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    Thanks man didn't know about IRAC

    Will do from scratch that really helped
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    I think we have the same person posting under two usernames. Time to leave this one I think

    Linky: http://www.thestudentroom.co.uk/show...3#post62905813

    (Original post by Forum User)
    Your answer is very confused. I'm not going to help with substance, but you need to think more about structure. You are jumping about from one place to the next and taking the issues in a random order. You are also not dealing in a logical fashion with each individual issue.

    I'd suggest picking one potential claim and dealing with it, then moving on to the next. Suppose you start with Maz Ltd's potential claim for damages for breach of contract (on the hypothesis, given in the question, that the strawberries are not organic). You should not be rushing headlong into discussing exclusion clauses. The exclusion clause is only even potentially relevant if (i) there is a contract; and (ii) there has been a breach of a term of that contract, (iii) Maz Ltd has suffered loss as a result of the breach. So as a matter of simple logic your discussion of whether there is a term that the strawberries are organic needs to precede any discussion of whether the exclusion clause is valid.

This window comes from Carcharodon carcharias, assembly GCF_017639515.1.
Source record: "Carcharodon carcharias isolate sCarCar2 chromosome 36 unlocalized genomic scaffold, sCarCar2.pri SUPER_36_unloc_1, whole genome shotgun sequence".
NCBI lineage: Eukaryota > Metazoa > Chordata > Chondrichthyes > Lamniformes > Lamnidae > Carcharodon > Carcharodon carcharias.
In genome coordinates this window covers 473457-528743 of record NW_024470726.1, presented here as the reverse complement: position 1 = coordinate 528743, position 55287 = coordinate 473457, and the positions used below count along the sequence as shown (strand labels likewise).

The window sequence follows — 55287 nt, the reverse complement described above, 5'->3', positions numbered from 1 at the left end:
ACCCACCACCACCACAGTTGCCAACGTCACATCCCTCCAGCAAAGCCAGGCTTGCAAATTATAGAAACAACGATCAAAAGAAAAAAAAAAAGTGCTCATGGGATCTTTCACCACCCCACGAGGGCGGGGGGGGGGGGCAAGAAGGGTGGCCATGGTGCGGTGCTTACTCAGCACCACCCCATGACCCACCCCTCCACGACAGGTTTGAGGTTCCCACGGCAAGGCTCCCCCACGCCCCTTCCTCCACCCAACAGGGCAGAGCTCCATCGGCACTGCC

That is just one example and there are many problems with the order you tackle things in that paragraph.

    Second, you seem to have a tendency to list everything you think might be vaguely relevant.



    What? For staters, Maz Supermarket is not a natural person so it cannot possibly get any protection from those Regulations. Secondly, although I haven't done any consumer law in years, weren't those Regulations completely replaced by the Consumer Rights Act?

    Third, you haven't separated out the need to state what the law is from the need to apply that law to the facts you are given. Have you learned a structure like IRA? State what the issue is, then what the rule (i.e. the law) is, then apply that law to your facts. This sentence, which seems to form an important part of whatever it is you are trying to say about misrepresentation, fails to do any of those things:



    Another example since this is so important for getting a good mark:



    This might get some way toward discussing the law, but it's not clear why the discussion is relevant and there is no attempt to apply it to the facts. Is there any ambiguity or vagueness in the exclusion clause? How might it be interpreted contra proferentem? Why have you discussed limitation clauses when the clause under discussion seems to me to be an attempt to completely exclude all liability?
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    End thread please

    I now understand thanks
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    One thing, is this a signature or course of dealings?

    I believe it is a course of dealings, as signature is not mentioned, but do i need to use hypothetically
 
 
 
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